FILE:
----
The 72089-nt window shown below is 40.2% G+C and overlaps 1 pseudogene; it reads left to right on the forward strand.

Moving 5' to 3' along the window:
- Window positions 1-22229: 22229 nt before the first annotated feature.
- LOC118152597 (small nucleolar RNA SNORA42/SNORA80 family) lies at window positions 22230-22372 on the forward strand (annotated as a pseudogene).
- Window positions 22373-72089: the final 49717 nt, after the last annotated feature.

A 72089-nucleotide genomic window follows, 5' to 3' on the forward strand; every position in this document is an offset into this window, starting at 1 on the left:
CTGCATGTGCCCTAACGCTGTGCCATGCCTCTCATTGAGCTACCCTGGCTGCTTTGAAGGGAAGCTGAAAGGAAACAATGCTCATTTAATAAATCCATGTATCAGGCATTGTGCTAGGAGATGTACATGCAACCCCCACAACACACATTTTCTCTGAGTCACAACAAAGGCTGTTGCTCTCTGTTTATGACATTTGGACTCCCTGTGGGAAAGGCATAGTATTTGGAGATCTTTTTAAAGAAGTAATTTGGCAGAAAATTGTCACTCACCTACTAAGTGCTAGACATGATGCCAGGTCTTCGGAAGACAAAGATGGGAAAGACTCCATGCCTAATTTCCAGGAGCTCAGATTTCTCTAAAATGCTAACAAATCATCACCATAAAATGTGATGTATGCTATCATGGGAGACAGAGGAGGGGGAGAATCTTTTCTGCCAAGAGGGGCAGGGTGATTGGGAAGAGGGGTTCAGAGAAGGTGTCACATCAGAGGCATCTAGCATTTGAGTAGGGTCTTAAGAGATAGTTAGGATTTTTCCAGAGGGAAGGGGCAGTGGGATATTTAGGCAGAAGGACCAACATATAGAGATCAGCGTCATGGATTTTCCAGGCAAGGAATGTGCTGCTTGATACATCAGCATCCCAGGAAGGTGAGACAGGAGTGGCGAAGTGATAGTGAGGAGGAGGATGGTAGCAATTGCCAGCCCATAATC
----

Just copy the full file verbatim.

The 72089-nt window shown below is 40.2% G+C and overlaps 1 pseudogene; it reads left to right on the forward strand.

Moving 5' to 3' along the window:
- Window positions 1-22229: 22229 nt before the first annotated feature.
- LOC118152597 (small nucleolar RNA SNORA42/SNORA80 family) lies at window positions 22230-22372 on the forward strand (annotated as a pseudogene).
- Window positions 22373-72089: the final 49717 nt, after the last annotated feature.

A 72089-nucleotide genomic window follows, 5' to 3' on the forward strand; every position in this document is an offset into this window, starting at 1 on the left:
CTGCATGTGCCCTAACGCTGTGCCATGCCTCTCATTGAGCTACCCTGGCTGCTTTGAAGGGAAGCTGAAAGGAAACAATGCTCATTTAATAAATCCATGTATCAGGCATTGTGCTAGGAGATGTACATGCAACCCCCACAACACACATTTTCTCTGAGTCACAACAAAGGCTGTTGCTCTCTGTTTATGACATTTGGACTCCCTGTGGGAAAGGCATAGTATTTGGAGATCTTTTTAAAGAAGTAATTTGGCAGAAAATTGTCACTCACCTACTAAGTGCTAGACATGATGCCAGGTCTTCGGAAGACAAAGATGGGAAAGACTCCATGCCTAATTTCCAGGAGCTCAGATTTCTCTAAAATGCTAACAAATCATCACCATAAAATGTGATGTATGCTATCATGGGAGACAGAGGAGGGGGAGAATCTTTTCTGCCAAGAGGGGCAGGGTGATTGGGAAGAGGGGTTCAGAGAAGGTGTCACATCAGAGGCATCTAGCATTTGAGTAGGGTCTTAAGAGATAGTTAGGATTTTTCCAGAGGGAAGGGGCAGTGGGATATTTAGGCAGAAGGACCAACATATAGAGATCAGCGTCATGGATTTTCCAGGCAAGGAATGTGCTGCTTGATACATCAGCATCCCAGGAAGGTGAGACAGGAGTGGCGAAGTGATAGTGAGGAGGAGGATGGTAGCAATTGCCAGCCCATAATC